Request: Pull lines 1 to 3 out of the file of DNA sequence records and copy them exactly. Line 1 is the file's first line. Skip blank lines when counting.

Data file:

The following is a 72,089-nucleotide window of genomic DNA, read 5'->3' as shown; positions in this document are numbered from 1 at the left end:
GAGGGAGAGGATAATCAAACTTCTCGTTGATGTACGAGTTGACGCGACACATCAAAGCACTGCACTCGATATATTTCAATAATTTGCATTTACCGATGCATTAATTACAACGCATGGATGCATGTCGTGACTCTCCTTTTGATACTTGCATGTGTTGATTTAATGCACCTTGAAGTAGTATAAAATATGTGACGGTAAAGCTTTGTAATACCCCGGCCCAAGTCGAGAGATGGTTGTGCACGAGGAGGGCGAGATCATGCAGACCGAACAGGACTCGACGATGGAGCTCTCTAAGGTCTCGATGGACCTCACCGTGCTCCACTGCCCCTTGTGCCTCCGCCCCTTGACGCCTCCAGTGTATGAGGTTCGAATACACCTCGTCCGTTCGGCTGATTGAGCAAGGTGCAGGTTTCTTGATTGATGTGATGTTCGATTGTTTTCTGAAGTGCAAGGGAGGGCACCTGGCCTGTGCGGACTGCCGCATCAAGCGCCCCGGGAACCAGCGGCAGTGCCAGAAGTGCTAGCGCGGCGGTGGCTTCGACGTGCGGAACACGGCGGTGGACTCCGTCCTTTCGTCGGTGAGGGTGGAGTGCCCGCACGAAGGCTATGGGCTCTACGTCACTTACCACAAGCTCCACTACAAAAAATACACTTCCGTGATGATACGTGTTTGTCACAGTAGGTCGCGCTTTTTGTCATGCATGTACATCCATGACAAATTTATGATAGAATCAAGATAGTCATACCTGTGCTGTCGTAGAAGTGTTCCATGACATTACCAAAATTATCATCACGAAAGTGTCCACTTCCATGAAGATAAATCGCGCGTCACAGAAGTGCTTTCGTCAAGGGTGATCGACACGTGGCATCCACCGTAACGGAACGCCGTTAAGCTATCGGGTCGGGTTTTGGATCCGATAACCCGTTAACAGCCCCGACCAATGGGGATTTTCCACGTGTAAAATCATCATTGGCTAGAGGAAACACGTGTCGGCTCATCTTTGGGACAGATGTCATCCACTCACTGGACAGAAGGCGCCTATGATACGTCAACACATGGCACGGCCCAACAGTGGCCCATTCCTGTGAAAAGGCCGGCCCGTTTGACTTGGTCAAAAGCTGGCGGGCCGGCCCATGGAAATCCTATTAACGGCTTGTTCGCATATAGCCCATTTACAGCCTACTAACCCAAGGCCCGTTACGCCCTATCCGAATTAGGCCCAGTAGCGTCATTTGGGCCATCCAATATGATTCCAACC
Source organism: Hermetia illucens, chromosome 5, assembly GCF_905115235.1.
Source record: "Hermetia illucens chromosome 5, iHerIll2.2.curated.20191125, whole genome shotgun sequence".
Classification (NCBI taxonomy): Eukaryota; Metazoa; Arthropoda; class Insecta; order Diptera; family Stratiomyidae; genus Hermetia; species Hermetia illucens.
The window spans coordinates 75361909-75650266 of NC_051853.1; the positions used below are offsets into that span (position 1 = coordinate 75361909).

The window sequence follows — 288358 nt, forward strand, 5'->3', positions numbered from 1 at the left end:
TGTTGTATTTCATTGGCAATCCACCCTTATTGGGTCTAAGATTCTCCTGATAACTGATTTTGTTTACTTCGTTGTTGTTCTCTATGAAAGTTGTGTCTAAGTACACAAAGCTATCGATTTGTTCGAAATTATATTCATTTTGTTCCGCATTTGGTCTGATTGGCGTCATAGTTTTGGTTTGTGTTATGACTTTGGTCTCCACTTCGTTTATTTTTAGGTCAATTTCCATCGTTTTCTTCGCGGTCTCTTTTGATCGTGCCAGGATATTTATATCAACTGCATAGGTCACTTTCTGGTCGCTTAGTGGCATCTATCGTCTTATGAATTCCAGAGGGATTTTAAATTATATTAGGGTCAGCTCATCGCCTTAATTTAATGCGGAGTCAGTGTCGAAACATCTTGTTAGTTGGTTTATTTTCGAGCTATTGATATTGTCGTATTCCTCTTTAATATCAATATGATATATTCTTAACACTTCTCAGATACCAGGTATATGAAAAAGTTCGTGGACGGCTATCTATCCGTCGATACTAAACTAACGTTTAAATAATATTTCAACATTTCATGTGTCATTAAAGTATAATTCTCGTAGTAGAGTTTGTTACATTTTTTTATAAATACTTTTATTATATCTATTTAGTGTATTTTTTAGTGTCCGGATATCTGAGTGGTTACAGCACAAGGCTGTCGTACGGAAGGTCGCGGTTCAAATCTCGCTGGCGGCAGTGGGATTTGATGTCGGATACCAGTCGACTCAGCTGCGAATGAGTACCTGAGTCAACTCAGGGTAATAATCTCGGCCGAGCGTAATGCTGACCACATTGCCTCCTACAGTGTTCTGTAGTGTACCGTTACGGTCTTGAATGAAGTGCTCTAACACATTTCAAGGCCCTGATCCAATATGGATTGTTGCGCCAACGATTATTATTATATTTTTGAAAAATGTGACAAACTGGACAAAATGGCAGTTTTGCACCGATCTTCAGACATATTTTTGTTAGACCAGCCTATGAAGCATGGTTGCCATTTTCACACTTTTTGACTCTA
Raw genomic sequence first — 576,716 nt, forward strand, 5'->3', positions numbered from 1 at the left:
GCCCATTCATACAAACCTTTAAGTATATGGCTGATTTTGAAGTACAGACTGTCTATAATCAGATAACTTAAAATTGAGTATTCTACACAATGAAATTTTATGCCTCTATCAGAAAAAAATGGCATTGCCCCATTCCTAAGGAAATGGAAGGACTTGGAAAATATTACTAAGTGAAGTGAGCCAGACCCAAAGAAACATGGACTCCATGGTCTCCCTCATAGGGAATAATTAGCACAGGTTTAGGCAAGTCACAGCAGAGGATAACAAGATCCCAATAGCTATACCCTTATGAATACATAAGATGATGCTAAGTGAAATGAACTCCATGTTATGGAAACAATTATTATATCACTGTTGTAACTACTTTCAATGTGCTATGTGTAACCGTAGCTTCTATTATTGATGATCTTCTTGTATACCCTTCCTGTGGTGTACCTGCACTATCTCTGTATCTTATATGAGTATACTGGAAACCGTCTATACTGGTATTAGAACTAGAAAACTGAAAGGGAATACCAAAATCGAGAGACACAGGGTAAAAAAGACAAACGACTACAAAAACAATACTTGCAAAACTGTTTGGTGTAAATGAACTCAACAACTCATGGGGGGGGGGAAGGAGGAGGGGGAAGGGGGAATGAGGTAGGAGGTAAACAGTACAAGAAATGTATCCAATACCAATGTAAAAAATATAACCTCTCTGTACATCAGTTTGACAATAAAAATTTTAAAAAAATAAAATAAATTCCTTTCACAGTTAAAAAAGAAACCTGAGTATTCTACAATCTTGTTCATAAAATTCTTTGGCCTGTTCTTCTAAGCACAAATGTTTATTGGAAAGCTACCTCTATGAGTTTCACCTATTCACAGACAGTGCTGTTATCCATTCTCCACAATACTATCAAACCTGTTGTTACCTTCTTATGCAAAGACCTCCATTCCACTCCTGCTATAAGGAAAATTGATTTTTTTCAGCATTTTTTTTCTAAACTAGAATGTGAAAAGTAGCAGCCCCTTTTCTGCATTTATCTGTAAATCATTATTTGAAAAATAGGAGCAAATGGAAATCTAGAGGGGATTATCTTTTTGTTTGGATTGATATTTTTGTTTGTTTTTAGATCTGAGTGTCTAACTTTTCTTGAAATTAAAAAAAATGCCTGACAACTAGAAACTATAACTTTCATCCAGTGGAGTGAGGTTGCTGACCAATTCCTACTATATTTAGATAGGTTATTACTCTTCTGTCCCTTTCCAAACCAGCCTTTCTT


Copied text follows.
The following is a 72,089-nucleotide window of genomic DNA, read 5'->3' as shown; positions in this document are numbered from 1 at the left end:
GAGGGAGAGGATAATCAAACTTCTCGTTGATGTACGAGTTGACGCGACACATCAAAGCACTGCACTCGATATATTTCAATAATTTGCATTTACCGATGCATTAATTACAACGCATGGATGCATGTCGTGACTCTCCTTTTGATACTTGCATGTGTTGATTTAATGCACCTTGAAGTAGTATAAAATATGTGACGGTAAAGCTTTGTAATACCCCGGCCCAAGTCGAGAGATGGTTGTGCACGAGGAGGGCGAGATCATGCAGACCGAACAGGACTCGACGATGGAGCTCTCTAAGGTCTCGATGGACCTCACCGTGCTCCACTGCCCCTTGTGCCTCCGCCCCTTGACGCCTCCAGTGTATGAGGTTCGAATACACCTCGTCCGTTCGGCTGATTGAGCAAGGTGCAGGTTTCTTGATTGATGTGATGTTCGATTGTTTTCTGAAGTGCAAGGGAGGGCACCTGGCCTGTGCGGACTGCCGCATCAAGCGCCCCGGGAACCAGCGGCAGTGCCAGAAGTGCTAGCGCGGCGGTGGCTTCGACGTGCGGAACACGGCGGTGGACTCCGTCCTTTCGTCGGTGAGGGTGGAGTGCCCGCACGAAGGCTATGGGCTCTACGTCACTTACCACAAGCTCCACTACAAAAAATACACTTCCGTGATGATACGTGTTTGTCACAGTAGGTCGCGCTTTTTGTCATGCATGTACATCCATGACAAATTTATGATAGAATCAAGATAGTCATACCTGTGCTGTCGTAGAAGTGTTCCATGACATTACCAAAATTATCATCACGAAAGTGTCCACTTCCATGAAGATAAATCGCGCGTCACAGAAGTGCTTTCGTCAAGGGTGATCGACACGTGGCATCCACCGTAACGGAACGCCGTTAAGCTATCGGGTCGGGTTTTGGATCCGATAACCCGTTAACAGCCCCGACCAATGGGGATTTTCCACGTGTAAAATCATCATTGGCTAGAGGAAACACGTGTCGGCTCATCTTTGGGACAGATGTCATCCACTCACTGGACAGAAGGCGCCTATGATACGTCAACACATGGCACGGCCCAACAGTGGCCCATTCCTGTGAAAAGGCCGGCCCGTTTGACTTGGTCAAAAGCTGGCGGGCCGGCCCATGGAAATCCTATTAACGGCTTGTTCGCATATAGCCCATTTACAGCCTACTAACCCAAGGCCCGTTACGCCCTATCCGAATTAGGCCCAGTAGCGTCATTTGGGCCATCCAATATGATTCCAACC
Source organism: Hermetia illucens, chromosome 5, assembly GCF_905115235.1.